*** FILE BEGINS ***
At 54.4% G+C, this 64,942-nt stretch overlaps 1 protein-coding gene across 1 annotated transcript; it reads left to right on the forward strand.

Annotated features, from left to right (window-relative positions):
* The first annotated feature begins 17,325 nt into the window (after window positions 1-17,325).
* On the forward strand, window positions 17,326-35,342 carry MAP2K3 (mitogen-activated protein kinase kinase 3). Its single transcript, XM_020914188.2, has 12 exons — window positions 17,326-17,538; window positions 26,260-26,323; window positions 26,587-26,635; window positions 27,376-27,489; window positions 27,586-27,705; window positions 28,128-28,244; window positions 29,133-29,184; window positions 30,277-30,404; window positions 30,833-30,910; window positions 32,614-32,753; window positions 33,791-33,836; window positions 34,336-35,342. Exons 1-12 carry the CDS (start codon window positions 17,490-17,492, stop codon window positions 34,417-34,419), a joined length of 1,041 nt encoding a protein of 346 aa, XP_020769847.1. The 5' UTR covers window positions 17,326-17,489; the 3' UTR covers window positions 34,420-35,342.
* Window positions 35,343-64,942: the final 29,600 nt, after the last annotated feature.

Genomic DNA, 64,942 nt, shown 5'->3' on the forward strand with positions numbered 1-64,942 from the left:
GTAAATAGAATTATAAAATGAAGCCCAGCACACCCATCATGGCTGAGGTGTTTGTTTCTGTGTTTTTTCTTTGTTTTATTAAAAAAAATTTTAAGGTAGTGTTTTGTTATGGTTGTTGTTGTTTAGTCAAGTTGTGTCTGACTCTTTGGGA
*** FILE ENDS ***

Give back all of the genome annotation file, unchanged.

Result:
At 54.4% G+C, this 64,942-nt stretch overlaps 1 protein-coding gene across 1 annotated transcript; it reads left to right on the forward strand.

Annotated features, from left to right (window-relative positions):
* The first annotated feature begins 17,325 nt into the window (after window positions 1-17,325).
* On the forward strand, window positions 17,326-35,342 carry MAP2K3 (mitogen-activated protein kinase kinase 3). Its single transcript, XM_020914188.2, has 12 exons — window positions 17,326-17,538; window positions 26,260-26,323; window positions 26,587-26,635; window positions 27,376-27,489; window positions 27,586-27,705; window positions 28,128-28,244; window positions 29,133-29,184; window positions 30,277-30,404; window positions 30,833-30,910; window positions 32,614-32,753; window positions 33,791-33,836; window positions 34,336-35,342. Exons 1-12 carry the CDS (start codon window positions 17,490-17,492, stop codon window positions 34,417-34,419), a joined length of 1,041 nt encoding a protein of 346 aa, XP_020769847.1. The 5' UTR covers window positions 17,326-17,489; the 3' UTR covers window positions 34,420-35,342.
* Window positions 35,343-64,942: the final 29,600 nt, after the last annotated feature.

Genomic DNA, 64,942 nt, shown 5'->3' on the forward strand with positions numbered 1-64,942 from the left:
GTAAATAGAATTATAAAATGAAGCCCAGCACACCCATCATGGCTGAGGTGTTTGTTTCTGTGTTTTTTCTTTGTTTTATTAAAAAAAATTTTAAGGTAGTGTTTTGTTATGGTTGTTGTTGTTTAGTCAAGTTGTGTCTGACTCTTTGGGA